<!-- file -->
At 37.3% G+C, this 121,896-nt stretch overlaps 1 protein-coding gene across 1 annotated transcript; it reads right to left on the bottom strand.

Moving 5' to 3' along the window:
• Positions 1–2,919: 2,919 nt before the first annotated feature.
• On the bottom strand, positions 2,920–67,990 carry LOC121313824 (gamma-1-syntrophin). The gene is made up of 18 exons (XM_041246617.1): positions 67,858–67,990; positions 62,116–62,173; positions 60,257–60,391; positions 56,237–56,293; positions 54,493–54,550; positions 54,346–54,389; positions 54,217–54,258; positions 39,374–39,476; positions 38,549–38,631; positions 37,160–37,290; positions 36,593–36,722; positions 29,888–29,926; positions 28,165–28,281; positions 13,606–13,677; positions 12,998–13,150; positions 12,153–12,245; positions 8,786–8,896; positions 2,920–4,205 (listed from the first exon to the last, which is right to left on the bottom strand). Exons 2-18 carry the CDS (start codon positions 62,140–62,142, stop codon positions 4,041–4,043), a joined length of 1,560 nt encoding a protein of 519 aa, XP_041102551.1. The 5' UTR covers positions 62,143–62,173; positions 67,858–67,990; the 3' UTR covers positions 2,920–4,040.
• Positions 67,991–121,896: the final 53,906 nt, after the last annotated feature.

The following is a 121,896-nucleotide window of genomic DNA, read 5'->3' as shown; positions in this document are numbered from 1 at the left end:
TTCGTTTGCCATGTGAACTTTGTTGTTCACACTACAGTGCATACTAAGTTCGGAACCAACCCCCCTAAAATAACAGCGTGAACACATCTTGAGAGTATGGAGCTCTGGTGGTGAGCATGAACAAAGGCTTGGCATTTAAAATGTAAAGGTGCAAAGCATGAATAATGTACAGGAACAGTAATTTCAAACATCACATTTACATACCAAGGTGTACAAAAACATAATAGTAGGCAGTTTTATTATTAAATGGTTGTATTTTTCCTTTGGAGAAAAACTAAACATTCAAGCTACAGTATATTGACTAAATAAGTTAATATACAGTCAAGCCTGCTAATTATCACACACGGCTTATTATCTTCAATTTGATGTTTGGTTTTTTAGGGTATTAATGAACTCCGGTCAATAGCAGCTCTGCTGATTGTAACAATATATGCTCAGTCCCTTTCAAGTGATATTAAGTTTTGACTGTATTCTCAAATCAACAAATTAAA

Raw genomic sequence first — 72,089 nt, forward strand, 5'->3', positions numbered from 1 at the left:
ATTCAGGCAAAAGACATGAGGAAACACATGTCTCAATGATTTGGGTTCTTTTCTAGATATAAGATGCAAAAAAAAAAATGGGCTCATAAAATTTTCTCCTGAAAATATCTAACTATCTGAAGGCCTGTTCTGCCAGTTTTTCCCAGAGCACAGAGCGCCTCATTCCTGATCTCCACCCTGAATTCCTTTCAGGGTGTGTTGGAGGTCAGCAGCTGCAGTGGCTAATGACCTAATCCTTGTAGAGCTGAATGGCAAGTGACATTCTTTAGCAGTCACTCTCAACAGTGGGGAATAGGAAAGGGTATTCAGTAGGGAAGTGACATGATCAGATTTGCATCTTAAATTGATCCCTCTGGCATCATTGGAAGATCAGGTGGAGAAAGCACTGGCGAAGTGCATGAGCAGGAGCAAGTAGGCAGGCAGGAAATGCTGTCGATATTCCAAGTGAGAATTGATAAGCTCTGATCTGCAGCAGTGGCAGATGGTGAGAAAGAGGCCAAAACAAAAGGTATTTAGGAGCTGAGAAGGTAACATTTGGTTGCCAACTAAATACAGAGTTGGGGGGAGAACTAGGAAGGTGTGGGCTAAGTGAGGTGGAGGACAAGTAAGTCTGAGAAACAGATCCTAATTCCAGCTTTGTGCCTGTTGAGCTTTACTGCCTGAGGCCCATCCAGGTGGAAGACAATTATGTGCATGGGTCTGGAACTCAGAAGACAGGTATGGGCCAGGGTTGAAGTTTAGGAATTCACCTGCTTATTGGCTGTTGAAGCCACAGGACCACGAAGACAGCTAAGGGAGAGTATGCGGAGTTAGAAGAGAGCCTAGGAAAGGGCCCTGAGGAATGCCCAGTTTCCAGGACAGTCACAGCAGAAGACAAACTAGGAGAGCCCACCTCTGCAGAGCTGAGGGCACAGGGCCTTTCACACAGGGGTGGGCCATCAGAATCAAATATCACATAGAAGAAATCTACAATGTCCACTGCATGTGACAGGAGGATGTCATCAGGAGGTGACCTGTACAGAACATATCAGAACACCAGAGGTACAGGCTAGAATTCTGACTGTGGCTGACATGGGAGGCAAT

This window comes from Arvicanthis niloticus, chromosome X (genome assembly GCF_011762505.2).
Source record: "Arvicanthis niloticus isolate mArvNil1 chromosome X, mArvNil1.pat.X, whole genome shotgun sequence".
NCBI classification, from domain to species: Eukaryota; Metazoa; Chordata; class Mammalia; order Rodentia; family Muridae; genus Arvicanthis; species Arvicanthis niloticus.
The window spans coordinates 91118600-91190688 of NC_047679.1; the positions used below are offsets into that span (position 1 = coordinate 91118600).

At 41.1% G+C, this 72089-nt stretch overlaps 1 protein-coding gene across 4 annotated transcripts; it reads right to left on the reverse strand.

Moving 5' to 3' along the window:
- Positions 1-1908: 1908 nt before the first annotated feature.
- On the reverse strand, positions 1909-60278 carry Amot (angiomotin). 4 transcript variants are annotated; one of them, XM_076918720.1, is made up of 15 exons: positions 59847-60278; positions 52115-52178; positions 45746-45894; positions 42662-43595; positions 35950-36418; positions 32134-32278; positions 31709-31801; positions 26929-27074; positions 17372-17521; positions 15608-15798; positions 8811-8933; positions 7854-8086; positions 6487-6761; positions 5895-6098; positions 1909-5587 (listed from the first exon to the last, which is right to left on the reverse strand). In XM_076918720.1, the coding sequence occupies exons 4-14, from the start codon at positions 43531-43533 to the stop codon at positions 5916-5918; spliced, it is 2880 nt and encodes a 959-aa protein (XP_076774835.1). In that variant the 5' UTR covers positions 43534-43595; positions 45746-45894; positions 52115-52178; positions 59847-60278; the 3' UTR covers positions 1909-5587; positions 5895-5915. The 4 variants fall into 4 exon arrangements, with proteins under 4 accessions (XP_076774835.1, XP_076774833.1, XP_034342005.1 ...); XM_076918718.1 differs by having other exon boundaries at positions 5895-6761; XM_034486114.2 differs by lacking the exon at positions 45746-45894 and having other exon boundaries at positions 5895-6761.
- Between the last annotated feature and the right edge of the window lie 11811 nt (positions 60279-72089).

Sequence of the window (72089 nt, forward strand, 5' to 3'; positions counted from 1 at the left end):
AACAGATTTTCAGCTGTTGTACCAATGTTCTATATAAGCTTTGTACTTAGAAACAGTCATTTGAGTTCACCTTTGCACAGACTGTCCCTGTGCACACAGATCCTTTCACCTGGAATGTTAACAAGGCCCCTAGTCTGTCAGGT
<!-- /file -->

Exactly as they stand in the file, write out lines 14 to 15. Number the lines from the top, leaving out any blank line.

At 41.1% G+C, this 72089-nt stretch overlaps 1 protein-coding gene across 4 annotated transcripts; it reads right to left on the reverse strand.

Moving 5' to 3' along the window: